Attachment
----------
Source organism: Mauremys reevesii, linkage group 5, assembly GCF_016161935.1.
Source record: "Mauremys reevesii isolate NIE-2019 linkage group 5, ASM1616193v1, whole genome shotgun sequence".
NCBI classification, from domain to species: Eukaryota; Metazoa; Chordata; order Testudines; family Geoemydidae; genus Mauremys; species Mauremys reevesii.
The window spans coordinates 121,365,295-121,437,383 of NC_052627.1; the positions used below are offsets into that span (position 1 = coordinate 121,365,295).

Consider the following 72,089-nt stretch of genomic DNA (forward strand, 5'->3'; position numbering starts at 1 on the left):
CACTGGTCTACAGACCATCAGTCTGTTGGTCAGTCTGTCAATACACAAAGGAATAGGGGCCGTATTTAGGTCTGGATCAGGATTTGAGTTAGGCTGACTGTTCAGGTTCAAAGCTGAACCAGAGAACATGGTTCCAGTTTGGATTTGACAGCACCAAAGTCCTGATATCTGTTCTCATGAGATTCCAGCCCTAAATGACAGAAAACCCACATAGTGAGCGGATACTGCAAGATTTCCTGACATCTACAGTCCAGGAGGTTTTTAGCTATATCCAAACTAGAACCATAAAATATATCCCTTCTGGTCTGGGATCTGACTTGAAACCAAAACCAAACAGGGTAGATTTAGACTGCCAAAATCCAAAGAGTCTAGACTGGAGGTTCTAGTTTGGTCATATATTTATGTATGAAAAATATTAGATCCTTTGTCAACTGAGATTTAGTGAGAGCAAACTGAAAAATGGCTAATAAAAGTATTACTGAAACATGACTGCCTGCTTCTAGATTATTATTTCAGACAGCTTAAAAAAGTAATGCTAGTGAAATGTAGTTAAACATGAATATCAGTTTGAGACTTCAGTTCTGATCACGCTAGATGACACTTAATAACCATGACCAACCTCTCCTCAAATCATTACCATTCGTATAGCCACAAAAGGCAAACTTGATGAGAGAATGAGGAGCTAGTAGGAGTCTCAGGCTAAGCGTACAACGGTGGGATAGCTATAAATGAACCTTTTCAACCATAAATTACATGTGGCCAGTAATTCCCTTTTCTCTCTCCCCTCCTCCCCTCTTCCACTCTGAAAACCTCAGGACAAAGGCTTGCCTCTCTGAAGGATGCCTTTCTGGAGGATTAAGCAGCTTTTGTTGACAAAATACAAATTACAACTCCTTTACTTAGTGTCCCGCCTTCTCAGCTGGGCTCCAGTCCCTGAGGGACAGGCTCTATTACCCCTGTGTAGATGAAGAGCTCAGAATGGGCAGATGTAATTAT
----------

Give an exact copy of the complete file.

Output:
Source organism: Mauremys reevesii, linkage group 5, assembly GCF_016161935.1.
Source record: "Mauremys reevesii isolate NIE-2019 linkage group 5, ASM1616193v1, whole genome shotgun sequence".
NCBI classification, from domain to species: Eukaryota; Metazoa; Chordata; order Testudines; family Geoemydidae; genus Mauremys; species Mauremys reevesii.
The window spans coordinates 121,365,295-121,437,383 of NC_052627.1; the positions used below are offsets into that span (position 1 = coordinate 121,365,295).

Consider the following 72,089-nt stretch of genomic DNA (forward strand, 5'->3'; position numbering starts at 1 on the left):
CACTGGTCTACAGACCATCAGTCTGTTGGTCAGTCTGTCAATACACAAAGGAATAGGGGCCGTATTTAGGTCTGGATCAGGATTTGAGTTAGGCTGACTGTTCAGGTTCAAAGCTGAACCAGAGAACATGGTTCCAGTTTGGATTTGACAGCACCAAAGTCCTGATATCTGTTCTCATGAGATTCCAGCCCTAAATGACAGAAAACCCACATAGTGAGCGGATACTGCAAGATTTCCTGACATCTACAGTCCAGGAGGTTTTTAGCTATATCCAAACTAGAACCATAAAATATATCCCTTCTGGTCTGGGATCTGACTTGAAACCAAAACCAAACAGGGTAGATTTAGACTGCCAAAATCCAAAGAGTCTAGACTGGAGGTTCTAGTTTGGTCATATATTTATGTATGAAAAATATTAGATCCTTTGTCAACTGAGATTTAGTGAGAGCAAACTGAAAAATGGCTAATAAAAGTATTACTGAAACATGACTGCCTGCTTCTAGATTATTATTTCAGACAGCTTAAAAAAGTAATGCTAGTGAAATGTAGTTAAACATGAATATCAGTTTGAGACTTCAGTTCTGATCACGCTAGATGACACTTAATAACCATGACCAACCTCTCCTCAAATCATTACCATTCGTATAGCCACAAAAGGCAAACTTGATGAGAGAATGAGGAGCTAGTAGGAGTCTCAGGCTAAGCGTACAACGGTGGGATAGCTATAAATGAACCTTTTCAACCATAAATTACATGTGGCCAGTAATTCCCTTTTCTCTCTCCCCTCCTCCCCTCTTCCACTCTGAAAACCTCAGGACAAAGGCTTGCCTCTCTGAAGGATGCCTTTCTGGAGGATTAAGCAGCTTTTGTTGACAAAATACAAATTACAACTCCTTTACTTAGTGTCCCGCCTTCTCAGCTGGGCTCCAGTCCCTGAGGGACAGGCTCTATTACCCCTGTGTAGATGAAGAGCTCAGAATGGGCAGATGTAATTAT